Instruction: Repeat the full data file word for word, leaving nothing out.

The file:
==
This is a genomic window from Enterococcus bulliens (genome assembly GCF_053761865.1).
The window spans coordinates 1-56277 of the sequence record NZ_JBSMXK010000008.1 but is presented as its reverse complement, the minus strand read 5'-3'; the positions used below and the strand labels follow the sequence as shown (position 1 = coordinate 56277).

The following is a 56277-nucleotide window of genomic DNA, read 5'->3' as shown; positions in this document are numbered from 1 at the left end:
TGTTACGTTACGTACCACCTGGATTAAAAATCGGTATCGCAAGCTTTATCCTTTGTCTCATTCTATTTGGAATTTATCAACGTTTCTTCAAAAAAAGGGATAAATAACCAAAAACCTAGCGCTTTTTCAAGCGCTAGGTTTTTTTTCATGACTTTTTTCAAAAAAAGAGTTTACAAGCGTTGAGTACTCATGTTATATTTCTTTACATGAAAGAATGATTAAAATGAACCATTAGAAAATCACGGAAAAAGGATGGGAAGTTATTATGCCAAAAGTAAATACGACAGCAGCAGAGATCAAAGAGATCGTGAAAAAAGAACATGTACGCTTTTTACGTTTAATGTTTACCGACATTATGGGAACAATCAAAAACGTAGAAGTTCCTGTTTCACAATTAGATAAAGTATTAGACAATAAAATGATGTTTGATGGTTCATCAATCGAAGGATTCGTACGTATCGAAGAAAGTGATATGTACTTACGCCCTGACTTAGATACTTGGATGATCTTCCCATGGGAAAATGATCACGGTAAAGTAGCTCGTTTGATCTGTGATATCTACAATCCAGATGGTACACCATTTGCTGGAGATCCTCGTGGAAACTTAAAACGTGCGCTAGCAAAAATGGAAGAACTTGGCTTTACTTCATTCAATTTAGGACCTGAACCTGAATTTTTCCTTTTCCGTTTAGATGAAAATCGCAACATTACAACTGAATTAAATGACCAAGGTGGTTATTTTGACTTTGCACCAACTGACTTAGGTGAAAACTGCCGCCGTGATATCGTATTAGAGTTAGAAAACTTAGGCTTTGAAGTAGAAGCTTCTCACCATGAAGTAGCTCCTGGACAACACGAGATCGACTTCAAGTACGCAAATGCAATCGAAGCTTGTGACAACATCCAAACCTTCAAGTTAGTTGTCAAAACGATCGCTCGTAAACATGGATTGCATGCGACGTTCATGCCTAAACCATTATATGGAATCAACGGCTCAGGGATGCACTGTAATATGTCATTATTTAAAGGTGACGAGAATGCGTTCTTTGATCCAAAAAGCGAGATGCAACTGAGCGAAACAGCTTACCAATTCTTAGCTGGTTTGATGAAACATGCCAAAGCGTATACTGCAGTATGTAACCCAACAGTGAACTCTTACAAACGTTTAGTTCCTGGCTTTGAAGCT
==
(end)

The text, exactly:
This is a genomic window from Enterococcus bulliens (genome assembly GCF_053761865.1).
The window spans coordinates 1-56277 of the sequence record NZ_JBSMXK010000008.1 but is presented as its reverse complement, the minus strand read 5'-3'; the positions used below and the strand labels follow the sequence as shown (position 1 = coordinate 56277).

The following is a 56277-nucleotide window of genomic DNA, read 5'->3' as shown; positions in this document are numbered from 1 at the left end:
TGTTACGTTACGTACCACCTGGATTAAAAATCGGTATCGCAAGCTTTATCCTTTGTCTCATTCTATTTGGAATTTATCAACGTTTCTTCAAAAAAAGGGATAAATAACCAAAAACCTAGCGCTTTTTCAAGCGCTAGGTTTTTTTTCATGACTTTTTTCAAAAAAAGAGTTTACAAGCGTTGAGTACTCATGTTATATTTCTTTACATGAAAGAATGATTAAAATGAACCATTAGAAAATCACGGAAAAAGGATGGGAAGTTATTATGCCAAAAGTAAATACGACAGCAGCAGAGATCAAAGAGATCGTGAAAAAAGAACATGTACGCTTTTTACGTTTAATGTTTACCGACATTATGGGAACAATCAAAAACGTAGAAGTTCCTGTTTCACAATTAGATAAAGTATTAGACAATAAAATGATGTTTGATGGTTCATCAATCGAAGGATTCGTACGTATCGAAGAAAGTGATATGTACTTACGCCCTGACTTAGATACTTGGATGATCTTCCCATGGGAAAATGATCACGGTAAAGTAGCTCGTTTGATCTGTGATATCTACAATCCAGATGGTACACCATTTGCTGGAGATCCTCGTGGAAACTTAAAACGTGCGCTAGCAAAAATGGAAGAACTTGGCTTTACTTCATTCAATTTAGGACCTGAACCTGAATTTTTCCTTTTCCGTTTAGATGAAAATCGCAACATTACAACTGAATTAAATGACCAAGGTGGTTATTTTGACTTTGCACCAACTGACTTAGGTGAAAACTGCCGCCGTGATATCGTATTAGAGTTAGAAAACTTAGGCTTTGAAGTAGAAGCTTCTCACCATGAAGTAGCTCCTGGACAACACGAGATCGACTTCAAGTACGCAAATGCAATCGAAGCTTGTGACAACATCCAAACCTTCAAGTTAGTTGTCAAAACGATCGCTCGTAAACATGGATTGCATGCGACGTTCATGCCTAAACCATTATATGGAATCAACGGCTCAGGGATGCACTGTAATATGTCATTATTTAAAGGTGACGAGAATGCGTTCTTTGATCCAAAAAGCGAGATGCAACTGAGCGAAACAGCTTACCAATTCTTAGCTGGTTTGATGAAACATGCCAAAGCGTATACTGCAGTATGTAACCCAACAGTGAACTCTTACAAACGTTTAGTTCCTGGCTTTGAAGCT